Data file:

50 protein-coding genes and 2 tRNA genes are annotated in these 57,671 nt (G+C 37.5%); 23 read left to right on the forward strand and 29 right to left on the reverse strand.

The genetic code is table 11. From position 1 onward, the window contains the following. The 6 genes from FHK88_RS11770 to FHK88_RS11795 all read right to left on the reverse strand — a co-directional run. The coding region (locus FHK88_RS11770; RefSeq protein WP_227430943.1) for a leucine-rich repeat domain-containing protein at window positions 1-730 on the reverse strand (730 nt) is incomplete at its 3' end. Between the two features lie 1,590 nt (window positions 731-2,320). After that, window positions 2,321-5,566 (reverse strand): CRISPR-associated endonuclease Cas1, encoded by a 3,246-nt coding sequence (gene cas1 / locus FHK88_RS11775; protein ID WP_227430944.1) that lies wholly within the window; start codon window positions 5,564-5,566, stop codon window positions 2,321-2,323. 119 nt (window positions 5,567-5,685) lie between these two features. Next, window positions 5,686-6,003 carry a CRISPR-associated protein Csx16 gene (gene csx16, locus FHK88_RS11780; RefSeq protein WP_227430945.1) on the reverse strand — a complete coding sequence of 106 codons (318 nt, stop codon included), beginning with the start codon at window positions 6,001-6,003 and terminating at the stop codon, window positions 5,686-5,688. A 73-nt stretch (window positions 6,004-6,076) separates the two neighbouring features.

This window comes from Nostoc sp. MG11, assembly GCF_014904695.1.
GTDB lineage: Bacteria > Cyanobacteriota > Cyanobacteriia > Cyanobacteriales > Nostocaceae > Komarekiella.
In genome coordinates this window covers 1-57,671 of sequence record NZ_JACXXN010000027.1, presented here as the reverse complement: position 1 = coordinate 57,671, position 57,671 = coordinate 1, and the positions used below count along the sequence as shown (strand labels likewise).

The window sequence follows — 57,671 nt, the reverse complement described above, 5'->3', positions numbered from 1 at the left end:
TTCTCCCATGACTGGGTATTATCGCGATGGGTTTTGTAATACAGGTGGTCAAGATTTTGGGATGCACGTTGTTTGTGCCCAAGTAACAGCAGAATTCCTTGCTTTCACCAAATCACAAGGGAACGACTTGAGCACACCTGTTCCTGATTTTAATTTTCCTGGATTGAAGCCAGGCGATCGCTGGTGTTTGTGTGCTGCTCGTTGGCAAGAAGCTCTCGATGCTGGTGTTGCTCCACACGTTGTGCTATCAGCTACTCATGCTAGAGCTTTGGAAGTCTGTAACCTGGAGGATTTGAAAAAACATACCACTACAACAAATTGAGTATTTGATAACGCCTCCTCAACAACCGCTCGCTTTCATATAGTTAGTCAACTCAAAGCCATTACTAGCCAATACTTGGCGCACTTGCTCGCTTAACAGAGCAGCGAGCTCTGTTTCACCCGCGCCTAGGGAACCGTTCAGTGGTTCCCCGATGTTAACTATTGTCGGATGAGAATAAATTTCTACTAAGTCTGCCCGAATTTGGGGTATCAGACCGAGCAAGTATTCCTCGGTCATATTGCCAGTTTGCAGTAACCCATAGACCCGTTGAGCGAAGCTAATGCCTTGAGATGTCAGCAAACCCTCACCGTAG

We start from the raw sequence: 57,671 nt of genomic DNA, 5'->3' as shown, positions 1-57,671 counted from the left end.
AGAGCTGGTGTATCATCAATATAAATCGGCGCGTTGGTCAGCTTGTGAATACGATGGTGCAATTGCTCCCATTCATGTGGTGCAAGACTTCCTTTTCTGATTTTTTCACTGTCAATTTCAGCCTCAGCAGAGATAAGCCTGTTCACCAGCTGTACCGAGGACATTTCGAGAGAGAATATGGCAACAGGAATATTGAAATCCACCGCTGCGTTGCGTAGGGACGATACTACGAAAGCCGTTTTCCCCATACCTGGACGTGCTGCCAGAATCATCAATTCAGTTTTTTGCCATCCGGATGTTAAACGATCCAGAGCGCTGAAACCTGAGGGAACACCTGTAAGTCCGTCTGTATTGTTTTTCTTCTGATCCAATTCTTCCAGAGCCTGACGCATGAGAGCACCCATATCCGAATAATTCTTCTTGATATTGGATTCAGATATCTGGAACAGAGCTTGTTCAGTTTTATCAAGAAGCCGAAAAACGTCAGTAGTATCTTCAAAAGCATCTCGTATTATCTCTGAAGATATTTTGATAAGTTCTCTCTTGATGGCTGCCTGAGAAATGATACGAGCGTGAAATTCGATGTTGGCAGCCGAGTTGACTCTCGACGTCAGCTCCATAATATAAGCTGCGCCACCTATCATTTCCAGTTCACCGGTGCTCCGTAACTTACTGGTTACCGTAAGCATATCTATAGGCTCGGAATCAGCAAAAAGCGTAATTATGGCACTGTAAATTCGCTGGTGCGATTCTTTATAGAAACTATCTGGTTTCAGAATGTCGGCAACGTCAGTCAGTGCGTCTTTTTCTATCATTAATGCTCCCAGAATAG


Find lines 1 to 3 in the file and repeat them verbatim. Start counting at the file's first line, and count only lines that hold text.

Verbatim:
50 protein-coding genes and 2 tRNA genes are annotated in these 57,671 nt (G+C 37.5%); 23 read left to right on the forward strand and 29 right to left on the reverse strand.

The genetic code is table 11. From position 1 onward, the window contains the following. The 6 genes from FHK88_RS11770 to FHK88_RS11795 all read right to left on the reverse strand — a co-directional run. The coding region (locus FHK88_RS11770; RefSeq protein WP_227430943.1) for a leucine-rich repeat domain-containing protein at window positions 1-730 on the reverse strand (730 nt) is incomplete at its 3' end. Between the two features lie 1,590 nt (window positions 731-2,320). After that, window positions 2,321-5,566 (reverse strand): CRISPR-associated endonuclease Cas1, encoded by a 3,246-nt coding sequence (gene cas1 / locus FHK88_RS11775; protein ID WP_227430944.1) that lies wholly within the window; start codon window positions 5,564-5,566, stop codon window positions 2,321-2,323. 119 nt (window positions 5,567-5,685) lie between these two features. Next, window positions 5,686-6,003 carry a CRISPR-associated protein Csx16 gene (gene csx16, locus FHK88_RS11780; RefSeq protein WP_227430945.1) on the reverse strand — a complete coding sequence of 106 codons (318 nt, stop codon included), beginning with the start codon at window positions 6,001-6,003 and terminating at the stop codon, window positions 5,686-5,688. A 73-nt stretch (window positions 6,004-6,076) separates the two neighbouring features.

This window comes from Nostoc sp. MG11, assembly GCF_014904695.1.